Suelo made the radical decision that he would not earn, receive or spend any money – his attempt to live life more directly and honestly.  In the book, journalist Mark Sundeen’s describes the journey that Suelo has taken over the past ten years in leading an active, productive, socially satisfying life without markets.  Just as anthropologists have often searched for the “savage child” raised by animals rather than humans (in order to assess the role of nurture vs. nature), Suelo, now 52, is that rare real-life example of what it means to live voluntarily outside of the market order without becoming a recluse.  Here is a real human being, not an abstraction, who does not want to be an employee, consumer or investor.

For shelter, Suelo has lived in a dozen of more caves in the canyons near Arches National Park, near Moab, Utah.  He forages for food from the desert – cactus pods, yucca seeds, wildflower and the like – and engages in dumpster-diving for food and clothing.  Born Daniel Shellabarger, he took the name “Suelo,” Spanish for “soil,” and decided to have the smallest possible ecological footprint as possible.

To outside appearances, Suelo could easily be seen as yet another homeless or mentally ill person without friends or family.  But despite maintaining a minimalist household comprised of discarded items, Suelo is no monastic or hermit.  He has many friends in town.  He sometimes house-sits and accepts meals from friends.  He volunteers for various community projects.  He wanders the Utah desert and meditates.  While his life is fairly impoverished by conventional standards, Suelo considers it a happy existence. 

Naturally, the reader wants to know how and why a person would choose to live this way.  Some explanations arise from the Christian fundamentalist upbringing that Suelo fled, before discovering that he was gay as well.  It would be easy to stereotype this story as one about a man on the run from himself.  But as the author Mark Sundeen makes clear, Suelo is brutally honest about himself and his search for authenticity – which is why this book raises some fascinating issues about what it means to live without money.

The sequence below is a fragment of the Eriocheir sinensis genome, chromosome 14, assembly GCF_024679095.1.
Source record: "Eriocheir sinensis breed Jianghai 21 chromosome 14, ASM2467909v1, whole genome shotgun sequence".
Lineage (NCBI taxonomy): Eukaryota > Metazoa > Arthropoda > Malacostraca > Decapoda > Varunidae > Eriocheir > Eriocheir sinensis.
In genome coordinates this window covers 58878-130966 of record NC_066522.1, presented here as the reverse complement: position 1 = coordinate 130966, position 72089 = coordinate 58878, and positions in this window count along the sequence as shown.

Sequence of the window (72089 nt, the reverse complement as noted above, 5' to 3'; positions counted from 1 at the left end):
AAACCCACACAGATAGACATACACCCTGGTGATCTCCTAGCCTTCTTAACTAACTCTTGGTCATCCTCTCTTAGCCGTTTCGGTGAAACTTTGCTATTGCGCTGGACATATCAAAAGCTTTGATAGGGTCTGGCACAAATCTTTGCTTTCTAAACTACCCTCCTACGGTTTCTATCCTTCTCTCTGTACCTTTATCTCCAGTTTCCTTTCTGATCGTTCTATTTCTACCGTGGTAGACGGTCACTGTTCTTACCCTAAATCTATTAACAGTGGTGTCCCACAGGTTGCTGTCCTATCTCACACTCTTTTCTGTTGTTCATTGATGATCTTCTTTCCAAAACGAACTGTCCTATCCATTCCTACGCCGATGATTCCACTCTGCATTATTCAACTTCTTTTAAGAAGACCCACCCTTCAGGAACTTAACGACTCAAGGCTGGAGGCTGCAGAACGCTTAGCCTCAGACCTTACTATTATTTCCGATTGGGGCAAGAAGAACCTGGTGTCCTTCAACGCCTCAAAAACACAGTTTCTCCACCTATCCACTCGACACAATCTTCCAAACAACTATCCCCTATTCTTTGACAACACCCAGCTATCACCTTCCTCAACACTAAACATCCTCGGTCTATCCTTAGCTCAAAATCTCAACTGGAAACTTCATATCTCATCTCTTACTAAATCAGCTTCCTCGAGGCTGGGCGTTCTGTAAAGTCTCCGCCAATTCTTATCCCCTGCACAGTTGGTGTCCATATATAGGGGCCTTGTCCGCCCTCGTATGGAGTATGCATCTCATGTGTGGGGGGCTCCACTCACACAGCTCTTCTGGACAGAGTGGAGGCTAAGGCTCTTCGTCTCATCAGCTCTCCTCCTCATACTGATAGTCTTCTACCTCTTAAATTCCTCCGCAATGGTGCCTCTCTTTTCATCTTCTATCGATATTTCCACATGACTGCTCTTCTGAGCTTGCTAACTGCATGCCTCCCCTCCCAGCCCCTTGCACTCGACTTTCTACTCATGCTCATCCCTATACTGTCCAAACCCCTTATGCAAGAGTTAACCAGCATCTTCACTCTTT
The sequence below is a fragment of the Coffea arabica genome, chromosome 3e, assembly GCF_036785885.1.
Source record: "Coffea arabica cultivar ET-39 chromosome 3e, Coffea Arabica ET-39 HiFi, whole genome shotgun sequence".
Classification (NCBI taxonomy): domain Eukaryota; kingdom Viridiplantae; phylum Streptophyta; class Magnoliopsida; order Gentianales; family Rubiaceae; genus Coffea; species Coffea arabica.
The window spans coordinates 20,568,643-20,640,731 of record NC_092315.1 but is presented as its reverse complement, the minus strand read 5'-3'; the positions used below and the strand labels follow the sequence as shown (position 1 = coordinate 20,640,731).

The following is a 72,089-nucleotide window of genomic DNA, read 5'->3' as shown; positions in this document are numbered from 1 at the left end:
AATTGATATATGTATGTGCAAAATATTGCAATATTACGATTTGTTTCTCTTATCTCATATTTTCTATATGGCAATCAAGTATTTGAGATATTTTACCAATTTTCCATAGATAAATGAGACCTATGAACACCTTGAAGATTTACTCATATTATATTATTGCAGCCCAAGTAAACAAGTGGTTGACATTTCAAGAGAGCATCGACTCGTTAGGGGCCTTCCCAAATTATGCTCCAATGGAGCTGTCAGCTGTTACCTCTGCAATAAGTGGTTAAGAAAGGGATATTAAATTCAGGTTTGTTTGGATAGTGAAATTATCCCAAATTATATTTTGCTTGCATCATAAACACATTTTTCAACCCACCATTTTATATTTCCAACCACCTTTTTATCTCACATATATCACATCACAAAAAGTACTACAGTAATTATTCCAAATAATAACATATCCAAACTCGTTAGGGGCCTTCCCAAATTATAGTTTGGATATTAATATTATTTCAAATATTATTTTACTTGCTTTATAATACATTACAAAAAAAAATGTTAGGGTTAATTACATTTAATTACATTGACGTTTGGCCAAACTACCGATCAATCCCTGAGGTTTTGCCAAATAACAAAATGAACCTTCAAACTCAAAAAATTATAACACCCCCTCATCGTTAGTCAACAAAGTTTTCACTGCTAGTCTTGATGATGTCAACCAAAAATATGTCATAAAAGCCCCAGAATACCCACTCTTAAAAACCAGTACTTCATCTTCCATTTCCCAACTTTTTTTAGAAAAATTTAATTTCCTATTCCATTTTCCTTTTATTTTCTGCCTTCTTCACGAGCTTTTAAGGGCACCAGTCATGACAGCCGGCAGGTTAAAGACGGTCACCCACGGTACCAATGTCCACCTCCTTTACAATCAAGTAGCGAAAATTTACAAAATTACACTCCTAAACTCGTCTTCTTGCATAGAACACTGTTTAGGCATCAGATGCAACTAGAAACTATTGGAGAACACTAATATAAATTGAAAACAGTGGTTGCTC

By training Stefan Meretz is a German engineer and computer scientist, but he is also a deep theorist of the commons who has written often about commons-based peer production and the development of a free society beyond market and state.  Over the past several years I have learned a lot from Stefan's application of free software-inspired thinking to the commons.    

Below, I have posted his wonderful essay, “The Structural Communality of the Commons,” which appears in The Wealth of the Commons:  A World Beyond Market and State (Levellers Press).  Stefan lives in Berlin and blogs at www.keimform.de. 

This essay, like the rest of The Wealth of the Commons, is published under a Creative Commons Attribution-ShareAlike 3.0 license.  In coming weeks, I plan to post additional essays from our anthology.  All of them will all be available at www.wealthofthecommons.org starting in April.